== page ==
Barnes also uses Double-Take to replicate a file server at a remote office in Needham, Mass. back to a virtual machine in West Hartford headquarters, helping Barnes ensure that the file server always gets backed up. "We don't have an IT presence in Needham; by replicating [the file server] down here, we just back it up using our normal SAN and backup software," he said.
Pricing for Double-Take in a virtual environment runs $7,995 for up to five replicated Windows VMs, regardless of where they are running in an ESX cluster. The company also offers a more affordable replication option for VMware users that leverages VMware's own built-in snapshot capabilities. Announced in February, Double-Take for VMware Infrastructure 3 (VI3) runs in the ESX service console and will replicate up to 10 VMs for $2,495.
Other than price, the advantage of running Double-Take from within the service console is that users can replicate any VMware supported operating system – not just Windows -- without having to load any software into the guest, said Dave Demlow, Double-Take CTO. The downside, however, is running within the service console doesn't give the replication software as granular a view of the replicated system.
"When you're running within the VM, there are a lot more things you can do by being aware of the specific operating system, by optimizing failover, and by deciding which files really need to be replicated and which don't," Demlow said. "We can really pick and choose what we replicate."
Ultimately though, keeping the entry cost to disaster recovery low is key, said Chris Ackerberg, vice president of global sales and marketing at Vizioncore Inc. in Buffalo Grove Ill., whose esxReplicator competes against Double-Take.
"We're not going for the top tier of organizations," Ackerberg said – those with the budget and expertise in house to do array-based replication. "We're going for the next group of people that would like their information to be replicated, but don't have a ton of money." In some cases, those can be departmental IT managers within a large organization and "that don't want to contact their SAN administrator."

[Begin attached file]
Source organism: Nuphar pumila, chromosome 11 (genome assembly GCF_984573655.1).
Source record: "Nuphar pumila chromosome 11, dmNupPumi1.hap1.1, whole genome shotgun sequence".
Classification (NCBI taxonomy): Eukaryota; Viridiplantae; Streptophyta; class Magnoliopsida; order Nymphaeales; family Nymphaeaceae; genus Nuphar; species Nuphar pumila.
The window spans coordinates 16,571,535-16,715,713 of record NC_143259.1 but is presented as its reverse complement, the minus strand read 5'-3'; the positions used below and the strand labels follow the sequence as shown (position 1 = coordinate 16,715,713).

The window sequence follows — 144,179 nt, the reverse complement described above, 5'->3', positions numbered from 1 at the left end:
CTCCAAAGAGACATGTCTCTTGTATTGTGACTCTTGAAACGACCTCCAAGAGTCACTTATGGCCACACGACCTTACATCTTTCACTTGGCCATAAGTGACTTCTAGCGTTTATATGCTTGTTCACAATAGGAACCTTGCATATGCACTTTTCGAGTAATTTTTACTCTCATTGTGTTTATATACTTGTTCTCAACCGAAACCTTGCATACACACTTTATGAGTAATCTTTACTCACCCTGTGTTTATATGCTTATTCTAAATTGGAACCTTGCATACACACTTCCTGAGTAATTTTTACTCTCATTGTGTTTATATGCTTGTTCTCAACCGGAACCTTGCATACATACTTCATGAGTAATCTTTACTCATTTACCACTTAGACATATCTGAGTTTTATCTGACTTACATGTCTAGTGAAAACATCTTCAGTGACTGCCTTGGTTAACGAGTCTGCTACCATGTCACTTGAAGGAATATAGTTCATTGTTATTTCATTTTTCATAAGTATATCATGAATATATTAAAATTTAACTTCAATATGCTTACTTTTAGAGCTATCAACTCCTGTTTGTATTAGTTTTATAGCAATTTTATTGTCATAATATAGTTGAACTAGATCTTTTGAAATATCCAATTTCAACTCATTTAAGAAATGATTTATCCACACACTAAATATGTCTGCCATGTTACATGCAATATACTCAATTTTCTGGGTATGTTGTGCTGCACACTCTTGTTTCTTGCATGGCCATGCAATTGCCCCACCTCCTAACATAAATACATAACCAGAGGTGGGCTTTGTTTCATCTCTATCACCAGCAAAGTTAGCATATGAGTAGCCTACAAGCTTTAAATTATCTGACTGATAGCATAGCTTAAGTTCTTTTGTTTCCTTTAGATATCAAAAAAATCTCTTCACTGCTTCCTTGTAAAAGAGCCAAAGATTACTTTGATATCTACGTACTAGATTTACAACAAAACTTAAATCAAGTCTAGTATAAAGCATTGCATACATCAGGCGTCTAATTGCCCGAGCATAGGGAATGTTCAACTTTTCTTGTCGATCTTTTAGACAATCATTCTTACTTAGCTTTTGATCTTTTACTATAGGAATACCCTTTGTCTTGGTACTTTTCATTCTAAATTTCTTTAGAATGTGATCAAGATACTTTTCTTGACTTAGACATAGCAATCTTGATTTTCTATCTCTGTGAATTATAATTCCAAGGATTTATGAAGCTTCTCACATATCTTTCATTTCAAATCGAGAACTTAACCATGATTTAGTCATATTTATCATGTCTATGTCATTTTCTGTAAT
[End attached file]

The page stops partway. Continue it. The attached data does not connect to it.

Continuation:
Vizioncore introduced a new version of esxReplicator last month. Among other features, version 2.0 include better performance, VMotion, DRS and VirtualCenter integration, and the ability to bulk load VM images and resynch if connectivity is lost between the VM and its replica. To keep costs low, esxReplicator copies virtual machine files to an offline VM, Ackerberg said, which is only turned in the event of a disaster. That way, "there's no operating cost, no OS licensing, no maintenance," he explained.
But at $499 per replicated virtual machine, some experienced VMware administrators may still forego a commercial tool like esxReplicator and simply write some scripts that take a snapshot of a VM and copy it off-site. To that, Ackerberg said, "For $500, we give you a GUI and scheduling abilities. Sure, some guy could achieve the same thing using home grown scripts, but they could get disgruntled or get hit by a bus. What we do is take a lot of complicated Linux scripting and wrap it in to a package that any admin can use."
Even with all these choices, what if IT admins are still discontented with their DR options? Stay tuned, said EqualLogic's Schott: at VMworld next September, don't be surprised if VMware reveals new products and functionality that further streamlines the protection of a virtual machine against disaster.
Let us know what you think about the story; email: Alex Barrett, News Director.